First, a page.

Upon walking into Christine Chin’s “Sentient Kitchen” installation in Alfred State College’s Llewellyn gallery, I was met with the sight of numerous framed images of human anatomy, removed from the context of the body and converted to serve utilitarian functions as classical kitchen tools. The first impression that struck me was one of unease. How disturbing these pieces of flesh were, crafted naturally over eons to perfection in their specific roles, only to be butchered and moulded down to a function of relative inconsequence, aloof from the humans they may be cut from! When I observed more closely, however, I became fascinated by them. Though the purpose of each piece was singular, are those organs not still so limited when they remain attached to a body? If the tools we craft are an extension of ourselves, is crafting the tools directly from our own biological material redundant or ingenious?
I was fortunate to visit the installation in time to hear the artist talk about her work. Her inspiration, as she phrased it, was the growing convergence between technology and biology. “As the machines that assist our lives become smarter and more architecturally complex,” she says, “they borrow increasingly from the biological realm.” Chin used this observation to create a “what-if” scenario, in which she was tasked with advertising a line of kitchen products created with the sensitivity of human organs. By examining the strengths – and weaknesses – of our bodies, she created objects which could experience their roles as we experience the results of their work. On one side, she created objects like the “breast bottles,” grafting real human nipples onto baby bottles to provide the most natural possible surrogate milking experience. In contrast, she created such things as the “nostril mill,” peppercorn mill housed in a sinus cavity to be dispensed, presumably, by causing a sneezing reaction in the noses at its base. Interestingly, it makes use of a natural reaction that would be undesirable to experience personally in a helpful way. In an interview with Wired.co.uk, Chin said she “chose to work with the ‘human’ hybrid to directly implicate us as human beings into the work, since one of the larger moral and philosophical questions is the question of how much we want to manipulate our own genetic heritage.”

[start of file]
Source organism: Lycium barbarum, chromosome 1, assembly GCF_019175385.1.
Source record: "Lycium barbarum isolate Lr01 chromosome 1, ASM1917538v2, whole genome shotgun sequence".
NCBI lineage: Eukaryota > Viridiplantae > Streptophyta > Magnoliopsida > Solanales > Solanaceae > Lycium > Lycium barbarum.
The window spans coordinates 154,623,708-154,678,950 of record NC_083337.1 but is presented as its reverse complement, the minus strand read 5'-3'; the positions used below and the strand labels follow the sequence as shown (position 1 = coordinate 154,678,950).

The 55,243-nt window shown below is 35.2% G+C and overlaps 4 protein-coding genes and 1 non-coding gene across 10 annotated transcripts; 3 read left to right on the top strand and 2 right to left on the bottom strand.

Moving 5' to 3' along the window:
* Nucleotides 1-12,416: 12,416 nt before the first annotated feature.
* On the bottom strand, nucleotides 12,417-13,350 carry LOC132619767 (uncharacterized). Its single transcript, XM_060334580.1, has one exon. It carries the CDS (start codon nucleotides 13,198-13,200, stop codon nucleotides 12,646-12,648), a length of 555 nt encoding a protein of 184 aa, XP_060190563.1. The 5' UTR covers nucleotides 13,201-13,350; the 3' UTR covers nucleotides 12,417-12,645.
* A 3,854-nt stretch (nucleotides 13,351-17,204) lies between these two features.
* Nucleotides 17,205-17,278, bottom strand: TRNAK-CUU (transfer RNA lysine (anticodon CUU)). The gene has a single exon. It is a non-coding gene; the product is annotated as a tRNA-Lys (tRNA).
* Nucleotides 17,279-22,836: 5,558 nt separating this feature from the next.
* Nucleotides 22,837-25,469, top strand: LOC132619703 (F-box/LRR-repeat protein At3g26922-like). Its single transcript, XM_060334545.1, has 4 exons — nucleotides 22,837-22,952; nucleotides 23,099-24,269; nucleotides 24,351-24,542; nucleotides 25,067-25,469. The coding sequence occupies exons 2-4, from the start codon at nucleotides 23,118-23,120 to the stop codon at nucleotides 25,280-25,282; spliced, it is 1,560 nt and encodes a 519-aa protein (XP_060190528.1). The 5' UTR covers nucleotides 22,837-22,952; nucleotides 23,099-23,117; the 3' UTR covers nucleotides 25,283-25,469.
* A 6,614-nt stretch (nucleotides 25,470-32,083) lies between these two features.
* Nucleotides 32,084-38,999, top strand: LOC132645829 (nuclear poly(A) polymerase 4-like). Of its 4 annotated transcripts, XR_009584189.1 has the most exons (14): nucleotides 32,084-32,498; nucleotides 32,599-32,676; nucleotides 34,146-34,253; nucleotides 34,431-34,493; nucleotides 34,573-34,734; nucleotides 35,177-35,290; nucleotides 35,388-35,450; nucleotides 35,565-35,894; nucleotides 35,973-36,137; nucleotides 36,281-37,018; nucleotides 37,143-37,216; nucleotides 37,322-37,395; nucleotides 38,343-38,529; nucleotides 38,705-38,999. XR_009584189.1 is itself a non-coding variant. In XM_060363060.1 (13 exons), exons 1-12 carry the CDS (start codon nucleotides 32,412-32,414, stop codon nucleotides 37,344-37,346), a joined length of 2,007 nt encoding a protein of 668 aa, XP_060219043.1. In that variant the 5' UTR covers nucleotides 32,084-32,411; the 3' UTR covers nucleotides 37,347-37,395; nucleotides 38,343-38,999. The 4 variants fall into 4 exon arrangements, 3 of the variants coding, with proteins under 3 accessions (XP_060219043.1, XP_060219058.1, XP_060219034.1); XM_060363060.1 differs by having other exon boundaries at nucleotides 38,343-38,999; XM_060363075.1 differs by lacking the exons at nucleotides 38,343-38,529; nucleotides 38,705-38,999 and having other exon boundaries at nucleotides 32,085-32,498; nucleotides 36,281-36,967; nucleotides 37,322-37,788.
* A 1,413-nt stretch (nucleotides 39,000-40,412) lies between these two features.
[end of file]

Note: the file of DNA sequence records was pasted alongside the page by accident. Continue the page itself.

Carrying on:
The pieces themselves are all well-crafted. The execution of Chin’s imagery showcases her abilities as a photographer and editor, as well as her skills in sculpture and puppetry. She meticulously created a physical sculpture of each object so that she may manipulate it physically. The odd puppetry and sporadic motion of the objects produces a slightly creepy effect, and it reminds the viewer that these machines are not only organic, but alive. The artist presented them in cleanly, as though they were being advertised to potential customers. Her goal was to make such disturbing things as a milk jug made of breast flesh into desirable commodities, which she approached, somewhat successfully, by placing them in a non-threatening environment.
Throughout Chin’s lecture, I had been pondering the ethical nature of the display. Luckily, I had the opportunity to interview her myself about whether or not she created the gallery with the ethics of engineering sentience in mind. Did she believe the pieces enjoyed what they were? Limited on their senses, did they experience the desire to know more about the world around them? Do the teacups with ears listen to you, make judgements on you based on what you tell them? Does the sugar jar with the eyeball inside the lid prefer staring around the room while open to seeing only the sugar beneath it when closed?
She considered the question before responding, and basically told me that perhaps some are content with their lot in life, while others are not. I wonder now if it’s really any different for a full human being.
1. Chin, Christine. “Sentient Kitchen.” Artist talk, Sentient Kitchen installation at the Llewellyn Gallery, Alfred State College, Alfred, NY, October 23, 2014.
2. “SENTIENT KITCHEN,” Sentient Kitchen Artist Statement, accessed December 4, 2014, http://people.hws.edu/chin/ChristineChinwebsite/SentientKitchen/statement.html.
3. Olivia Solon, “Artist designs kitchen utensils to look like fleshy nipples, tongues and noses,” Wired, January 23, 2013, accessed December 4, 2012, http://www.wired.co.uk/news/archive/2013-01/23/artist-sentient-kitchen.